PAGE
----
UNREPORTED DEATHS IN NURSING HOMES Due to delays in reporting case and mortality data, researchers suspect that nursing homes, with residents already at high risk of SARS-CoV-2 infection and illness, may have a higher burden of COVID-19 than previously reported in federal data. According to a cross-sectional study published in JAMA Network Open and involving 15,307 US nursing homes in the National Healthcare Safety Network (NHSN), researchers estimate there were more than 68,000 COVID-19 cases and 16,000 related deaths nationally that were not recorded in federal data during the early months of the pandemic, through May 24, 2020. These numbers represent 11.6% of COVID-19 cases and 14% of COVID-19 deaths among nursing home residents in 2020. Overall, a mean of 43.2% of all COVID-19 cases and 39.6% of COVID-19 deaths in nursing homes counted by state health departments went unreported in federal databases, the research suggests. Researchers and policymakers are considering that SARS-CoV-2 outbreaks in nursing homes may have been more onerous than previously believed, and a failure to accurately collect case and death data may have led to inaccurate conclusions about the role of nursing homes in COVID-19 outbreaks.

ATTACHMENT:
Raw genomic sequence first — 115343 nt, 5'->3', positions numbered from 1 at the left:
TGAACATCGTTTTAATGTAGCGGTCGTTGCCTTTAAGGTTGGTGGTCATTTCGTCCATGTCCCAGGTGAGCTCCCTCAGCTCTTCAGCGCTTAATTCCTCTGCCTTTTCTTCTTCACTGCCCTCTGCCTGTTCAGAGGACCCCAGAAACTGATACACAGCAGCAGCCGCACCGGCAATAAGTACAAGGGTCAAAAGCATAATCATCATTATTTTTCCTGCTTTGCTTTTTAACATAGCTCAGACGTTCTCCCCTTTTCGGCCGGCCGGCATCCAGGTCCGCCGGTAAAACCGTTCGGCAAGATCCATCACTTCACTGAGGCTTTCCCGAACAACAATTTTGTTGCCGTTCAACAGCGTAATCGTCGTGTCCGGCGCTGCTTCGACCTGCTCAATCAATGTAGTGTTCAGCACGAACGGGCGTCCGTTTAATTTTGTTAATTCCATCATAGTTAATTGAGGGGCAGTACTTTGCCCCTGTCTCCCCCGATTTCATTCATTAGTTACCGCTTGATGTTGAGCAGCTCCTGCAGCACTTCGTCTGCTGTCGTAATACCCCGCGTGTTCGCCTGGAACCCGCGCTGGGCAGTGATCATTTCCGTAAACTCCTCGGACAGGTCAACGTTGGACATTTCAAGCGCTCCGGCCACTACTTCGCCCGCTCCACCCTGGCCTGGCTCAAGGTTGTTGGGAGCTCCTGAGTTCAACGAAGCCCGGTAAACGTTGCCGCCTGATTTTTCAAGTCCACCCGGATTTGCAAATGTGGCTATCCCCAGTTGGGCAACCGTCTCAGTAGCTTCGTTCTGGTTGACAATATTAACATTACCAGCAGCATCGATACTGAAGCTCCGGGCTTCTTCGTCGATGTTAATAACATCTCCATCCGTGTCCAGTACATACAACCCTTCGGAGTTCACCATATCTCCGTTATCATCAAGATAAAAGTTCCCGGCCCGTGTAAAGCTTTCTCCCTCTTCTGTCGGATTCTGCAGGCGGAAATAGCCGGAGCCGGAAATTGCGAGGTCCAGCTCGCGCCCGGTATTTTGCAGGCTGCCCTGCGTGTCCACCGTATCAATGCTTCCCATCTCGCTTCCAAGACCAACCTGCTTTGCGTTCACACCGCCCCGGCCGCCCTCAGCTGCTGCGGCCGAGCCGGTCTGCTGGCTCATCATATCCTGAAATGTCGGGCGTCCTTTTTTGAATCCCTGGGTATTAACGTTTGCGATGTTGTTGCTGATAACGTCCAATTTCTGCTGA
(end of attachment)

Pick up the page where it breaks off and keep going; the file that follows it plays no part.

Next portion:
IVERMECTIN USE IN ARKANSAS JAIL A doctor at an Arkansas (US) jail is under investigation after using the drug ivermectin to treat inmates with COVID-19, reportedly without their consent and despite warnings from the US FDA to not use the drug to treat or prevent the disease outside of approved clinical trials. Several inmates at a Washington County jail said they were told the pills were antibiotics, vitamins, or steroids, not ivermectin, which is an antiparasitic primarily used in livestock. Jail physician Dr. Rob Karas and Washington County Sheriff Tim Helder both confirmed that ivermectin was prescribed to inmates, beginning late last year, but they claimed detainees consented to taking the pills. However, at least 3 inmates said they would never have taken the drug if they knew it was ivermectin, indicating they felt as though they were being experimented on. After hearing from inmates, the American Civil Liberties Union (ACLU) called for the administration of ivermectin to end immediately and said inmates are prepared to file a lawsuit to end the practice. As we previously reported, cases of ivermectin poisoning have risen over the past several weeks, as some conservative lawmakers, groups, and celebrities tout the drug, which has not been proven to work as prevention or treatment of SARS-CoV-2 infection. Even the drug's manufacturer, Merck, released a statement in February announcing that the drug was not effective in treating COVID-19 and should not be used to do so. The Arkansas case is a disturbing example of how jail and prison detainees continue to be dehumanized and exploited for medical experimentation in the US.